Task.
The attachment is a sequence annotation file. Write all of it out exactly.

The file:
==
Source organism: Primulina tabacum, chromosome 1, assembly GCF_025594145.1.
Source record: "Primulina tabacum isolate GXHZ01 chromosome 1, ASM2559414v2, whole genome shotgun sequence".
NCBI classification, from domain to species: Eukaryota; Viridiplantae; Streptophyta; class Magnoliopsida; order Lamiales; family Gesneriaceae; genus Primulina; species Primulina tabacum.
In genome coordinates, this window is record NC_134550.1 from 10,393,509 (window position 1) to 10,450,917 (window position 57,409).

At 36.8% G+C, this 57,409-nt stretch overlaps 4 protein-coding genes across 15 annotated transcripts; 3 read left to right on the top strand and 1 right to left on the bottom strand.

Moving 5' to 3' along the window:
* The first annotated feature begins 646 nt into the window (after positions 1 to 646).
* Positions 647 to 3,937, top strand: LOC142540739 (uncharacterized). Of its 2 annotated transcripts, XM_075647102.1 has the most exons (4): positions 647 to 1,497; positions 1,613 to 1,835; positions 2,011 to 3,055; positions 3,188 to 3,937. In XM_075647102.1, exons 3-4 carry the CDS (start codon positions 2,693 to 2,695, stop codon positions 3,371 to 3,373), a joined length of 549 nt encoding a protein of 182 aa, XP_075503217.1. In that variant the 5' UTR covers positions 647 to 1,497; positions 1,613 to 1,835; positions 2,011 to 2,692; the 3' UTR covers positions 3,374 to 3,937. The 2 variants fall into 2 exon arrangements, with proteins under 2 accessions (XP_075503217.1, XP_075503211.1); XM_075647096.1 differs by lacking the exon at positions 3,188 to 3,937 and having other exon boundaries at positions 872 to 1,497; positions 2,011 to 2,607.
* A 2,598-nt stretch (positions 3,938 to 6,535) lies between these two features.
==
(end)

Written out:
Source organism: Primulina tabacum, chromosome 1, assembly GCF_025594145.1.
Source record: "Primulina tabacum isolate GXHZ01 chromosome 1, ASM2559414v2, whole genome shotgun sequence".
NCBI classification, from domain to species: Eukaryota; Viridiplantae; Streptophyta; class Magnoliopsida; order Lamiales; family Gesneriaceae; genus Primulina; species Primulina tabacum.
In genome coordinates, this window is record NC_134550.1 from 10,393,509 (window position 1) to 10,450,917 (window position 57,409).

At 36.8% G+C, this 57,409-nt stretch overlaps 4 protein-coding genes across 15 annotated transcripts; 3 read left to right on the top strand and 1 right to left on the bottom strand.

Moving 5' to 3' along the window:
* The first annotated feature begins 646 nt into the window (after positions 1 to 646).
* Positions 647 to 3,937, top strand: LOC142540739 (uncharacterized). Of its 2 annotated transcripts, XM_075647102.1 has the most exons (4): positions 647 to 1,497; positions 1,613 to 1,835; positions 2,011 to 3,055; positions 3,188 to 3,937. In XM_075647102.1, exons 3-4 carry the CDS (start codon positions 2,693 to 2,695, stop codon positions 3,371 to 3,373), a joined length of 549 nt encoding a protein of 182 aa, XP_075503217.1. In that variant the 5' UTR covers positions 647 to 1,497; positions 1,613 to 1,835; positions 2,011 to 2,692; the 3' UTR covers positions 3,374 to 3,937. The 2 variants fall into 2 exon arrangements, with proteins under 2 accessions (XP_075503217.1, XP_075503211.1); XM_075647096.1 differs by lacking the exon at positions 3,188 to 3,937 and having other exon boundaries at positions 872 to 1,497; positions 2,011 to 2,607.
* A 2,598-nt stretch (positions 3,938 to 6,535) lies between these two features.